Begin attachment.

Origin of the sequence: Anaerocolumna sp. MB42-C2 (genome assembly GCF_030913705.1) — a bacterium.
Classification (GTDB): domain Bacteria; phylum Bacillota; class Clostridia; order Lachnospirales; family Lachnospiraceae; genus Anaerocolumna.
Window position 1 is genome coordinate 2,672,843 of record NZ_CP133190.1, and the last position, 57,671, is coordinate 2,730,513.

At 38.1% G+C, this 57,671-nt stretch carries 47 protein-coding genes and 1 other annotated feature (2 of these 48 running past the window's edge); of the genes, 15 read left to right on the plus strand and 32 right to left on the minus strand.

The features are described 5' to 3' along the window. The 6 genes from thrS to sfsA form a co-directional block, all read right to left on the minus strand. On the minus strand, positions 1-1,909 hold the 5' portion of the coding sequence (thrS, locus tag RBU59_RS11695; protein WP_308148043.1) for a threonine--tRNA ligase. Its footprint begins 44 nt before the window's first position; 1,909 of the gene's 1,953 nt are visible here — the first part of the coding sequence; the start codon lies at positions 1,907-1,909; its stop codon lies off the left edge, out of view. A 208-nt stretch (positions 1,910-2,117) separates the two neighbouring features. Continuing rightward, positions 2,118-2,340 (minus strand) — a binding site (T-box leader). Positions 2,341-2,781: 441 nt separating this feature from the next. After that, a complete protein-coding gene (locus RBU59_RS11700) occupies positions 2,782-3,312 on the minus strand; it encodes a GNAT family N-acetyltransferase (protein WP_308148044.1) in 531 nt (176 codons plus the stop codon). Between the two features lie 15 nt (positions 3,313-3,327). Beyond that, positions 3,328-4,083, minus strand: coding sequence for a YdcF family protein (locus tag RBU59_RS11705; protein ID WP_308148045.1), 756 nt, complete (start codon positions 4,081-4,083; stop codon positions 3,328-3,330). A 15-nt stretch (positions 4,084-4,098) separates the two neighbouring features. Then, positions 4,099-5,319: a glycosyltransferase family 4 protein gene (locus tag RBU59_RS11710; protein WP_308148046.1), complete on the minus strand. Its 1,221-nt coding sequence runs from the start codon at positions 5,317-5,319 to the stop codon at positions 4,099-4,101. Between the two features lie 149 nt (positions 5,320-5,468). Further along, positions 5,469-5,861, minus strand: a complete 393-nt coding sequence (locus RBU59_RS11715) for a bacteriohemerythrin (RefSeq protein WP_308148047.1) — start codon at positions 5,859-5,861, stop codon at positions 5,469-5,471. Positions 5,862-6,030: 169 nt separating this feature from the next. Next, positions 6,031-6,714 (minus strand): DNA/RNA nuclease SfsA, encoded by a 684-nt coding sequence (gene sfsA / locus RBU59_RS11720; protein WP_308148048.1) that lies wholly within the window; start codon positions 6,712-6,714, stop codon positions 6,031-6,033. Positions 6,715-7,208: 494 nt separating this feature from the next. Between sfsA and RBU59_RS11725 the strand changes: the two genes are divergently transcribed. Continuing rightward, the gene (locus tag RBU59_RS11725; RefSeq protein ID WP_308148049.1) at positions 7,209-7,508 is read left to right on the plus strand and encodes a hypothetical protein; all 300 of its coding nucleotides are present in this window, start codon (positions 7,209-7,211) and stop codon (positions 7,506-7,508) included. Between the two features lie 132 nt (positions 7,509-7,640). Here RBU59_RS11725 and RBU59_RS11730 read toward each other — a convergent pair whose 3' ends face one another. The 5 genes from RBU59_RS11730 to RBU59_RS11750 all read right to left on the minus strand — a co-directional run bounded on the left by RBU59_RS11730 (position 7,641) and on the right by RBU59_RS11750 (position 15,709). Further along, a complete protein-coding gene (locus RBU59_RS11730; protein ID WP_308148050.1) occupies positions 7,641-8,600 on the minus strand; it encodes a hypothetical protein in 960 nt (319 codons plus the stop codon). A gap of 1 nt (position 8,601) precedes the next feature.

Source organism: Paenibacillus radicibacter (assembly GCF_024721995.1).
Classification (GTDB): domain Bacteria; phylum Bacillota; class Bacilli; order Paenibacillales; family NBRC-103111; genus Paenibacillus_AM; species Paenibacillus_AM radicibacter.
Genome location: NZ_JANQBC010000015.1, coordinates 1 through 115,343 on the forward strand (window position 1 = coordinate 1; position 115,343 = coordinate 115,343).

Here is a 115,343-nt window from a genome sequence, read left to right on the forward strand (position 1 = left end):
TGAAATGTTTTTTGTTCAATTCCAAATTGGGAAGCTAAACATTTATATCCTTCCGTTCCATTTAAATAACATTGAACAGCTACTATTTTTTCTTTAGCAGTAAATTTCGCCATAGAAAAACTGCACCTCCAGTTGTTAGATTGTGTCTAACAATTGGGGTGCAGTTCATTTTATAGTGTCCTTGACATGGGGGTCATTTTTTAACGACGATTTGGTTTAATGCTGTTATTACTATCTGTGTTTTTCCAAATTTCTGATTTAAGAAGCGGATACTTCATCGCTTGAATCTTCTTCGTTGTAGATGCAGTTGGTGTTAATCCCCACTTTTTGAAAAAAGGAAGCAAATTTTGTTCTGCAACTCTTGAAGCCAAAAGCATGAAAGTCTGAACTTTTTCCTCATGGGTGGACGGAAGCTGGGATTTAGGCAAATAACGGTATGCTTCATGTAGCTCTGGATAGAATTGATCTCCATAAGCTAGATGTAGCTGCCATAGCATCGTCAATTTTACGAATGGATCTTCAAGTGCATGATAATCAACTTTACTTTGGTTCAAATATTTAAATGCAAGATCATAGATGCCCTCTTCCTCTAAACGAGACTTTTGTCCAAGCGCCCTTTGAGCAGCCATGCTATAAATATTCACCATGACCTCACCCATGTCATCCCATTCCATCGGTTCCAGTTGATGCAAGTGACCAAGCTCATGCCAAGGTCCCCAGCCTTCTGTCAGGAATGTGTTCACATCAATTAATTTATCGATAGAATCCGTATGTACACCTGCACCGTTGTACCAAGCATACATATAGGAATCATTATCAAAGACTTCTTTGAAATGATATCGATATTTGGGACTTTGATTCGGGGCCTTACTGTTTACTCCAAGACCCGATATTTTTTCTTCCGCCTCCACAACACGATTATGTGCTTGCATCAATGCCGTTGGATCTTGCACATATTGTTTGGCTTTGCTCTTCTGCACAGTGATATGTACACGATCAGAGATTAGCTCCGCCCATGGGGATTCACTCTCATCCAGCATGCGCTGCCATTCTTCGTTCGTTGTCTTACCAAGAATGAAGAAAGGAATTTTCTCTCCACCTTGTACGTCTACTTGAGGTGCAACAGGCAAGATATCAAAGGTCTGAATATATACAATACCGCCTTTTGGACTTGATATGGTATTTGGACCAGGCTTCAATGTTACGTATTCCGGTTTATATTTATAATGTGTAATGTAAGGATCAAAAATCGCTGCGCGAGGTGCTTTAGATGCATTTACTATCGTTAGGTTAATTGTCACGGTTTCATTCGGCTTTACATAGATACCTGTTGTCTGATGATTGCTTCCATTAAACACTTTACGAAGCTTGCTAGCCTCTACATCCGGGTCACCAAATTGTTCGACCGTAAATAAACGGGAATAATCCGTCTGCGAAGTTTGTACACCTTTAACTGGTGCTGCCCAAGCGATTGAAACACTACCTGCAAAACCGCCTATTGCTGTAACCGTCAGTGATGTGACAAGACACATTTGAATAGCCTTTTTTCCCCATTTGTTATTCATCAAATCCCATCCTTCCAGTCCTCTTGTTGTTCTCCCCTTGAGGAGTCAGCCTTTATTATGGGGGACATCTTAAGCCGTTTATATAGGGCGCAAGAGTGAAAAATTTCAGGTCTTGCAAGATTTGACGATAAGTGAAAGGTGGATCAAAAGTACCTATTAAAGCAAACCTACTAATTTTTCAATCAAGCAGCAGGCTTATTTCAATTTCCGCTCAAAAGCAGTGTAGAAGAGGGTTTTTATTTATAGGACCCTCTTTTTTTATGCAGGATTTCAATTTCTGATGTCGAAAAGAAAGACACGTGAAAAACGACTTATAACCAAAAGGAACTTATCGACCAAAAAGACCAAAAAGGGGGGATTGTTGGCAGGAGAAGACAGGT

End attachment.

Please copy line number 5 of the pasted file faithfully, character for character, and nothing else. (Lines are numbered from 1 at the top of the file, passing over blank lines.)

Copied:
The features are described 5' to 3' along the window. The 6 genes from thrS to sfsA form a co-directional block, all read right to left on the minus strand. On the minus strand, positions 1-1,909 hold the 5' portion of the coding sequence (thrS, locus tag RBU59_RS11695; protein WP_308148043.1) for a threonine--tRNA ligase. Its footprint begins 44 nt before the window's first position; 1,909 of the gene's 1,953 nt are visible here — the first part of the coding sequence; the start codon lies at positions 1,907-1,909; its stop codon lies off the left edge, out of view. A 208-nt stretch (positions 1,910-2,117) separates the two neighbouring features. Continuing rightward, positions 2,118-2,340 (minus strand) — a binding site (T-box leader). Positions 2,341-2,781: 441 nt separating this feature from the next. After that, a complete protein-coding gene (locus RBU59_RS11700) occupies positions 2,782-3,312 on the minus strand; it encodes a GNAT family N-acetyltransferase (protein WP_308148044.1) in 531 nt (176 codons plus the stop codon). Between the two features lie 15 nt (positions 3,313-3,327). Beyond that, positions 3,328-4,083, minus strand: coding sequence for a YdcF family protein (locus tag RBU59_RS11705; protein ID WP_308148045.1), 756 nt, complete (start codon positions 4,081-4,083; stop codon positions 3,328-3,330). A 15-nt stretch (positions 4,084-4,098) separates the two neighbouring features. Then, positions 4,099-5,319: a glycosyltransferase family 4 protein gene (locus tag RBU59_RS11710; protein WP_308148046.1), complete on the minus strand. Its 1,221-nt coding sequence runs from the start codon at positions 5,317-5,319 to the stop codon at positions 4,099-4,101. Between the two features lie 149 nt (positions 5,320-5,468). Further along, positions 5,469-5,861, minus strand: a complete 393-nt coding sequence (locus RBU59_RS11715) for a bacteriohemerythrin (RefSeq protein WP_308148047.1) — start codon at positions 5,859-5,861, stop codon at positions 5,469-5,471. Positions 5,862-6,030: 169 nt separating this feature from the next. Next, positions 6,031-6,714 (minus strand): DNA/RNA nuclease SfsA, encoded by a 684-nt coding sequence (gene sfsA / locus RBU59_RS11720; protein WP_308148048.1) that lies wholly within the window; start codon positions 6,712-6,714, stop codon positions 6,031-6,033. Positions 6,715-7,208: 494 nt separating this feature from the next. Between sfsA and RBU59_RS11725 the strand changes: the two genes are divergently transcribed. Continuing rightward, the gene (locus tag RBU59_RS11725; RefSeq protein ID WP_308148049.1) at positions 7,209-7,508 is read left to right on the plus strand and encodes a hypothetical protein; all 300 of its coding nucleotides are present in this window, start codon (positions 7,209-7,211) and stop codon (positions 7,506-7,508) included. Between the two features lie 132 nt (positions 7,509-7,640). Here RBU59_RS11725 and RBU59_RS11730 read toward each other — a convergent pair whose 3' ends face one another. The 5 genes from RBU59_RS11730 to RBU59_RS11750 all read right to left on the minus strand — a co-directional run bounded on the left by RBU59_RS11730 (position 7,641) and on the right by RBU59_RS11750 (position 15,709). Further along, a complete protein-coding gene (locus RBU59_RS11730; protein ID WP_308148050.1) occupies positions 7,641-8,600 on the minus strand; it encodes a hypothetical protein in 960 nt (319 codons plus the stop codon). A gap of 1 nt (position 8,601) precedes the next feature.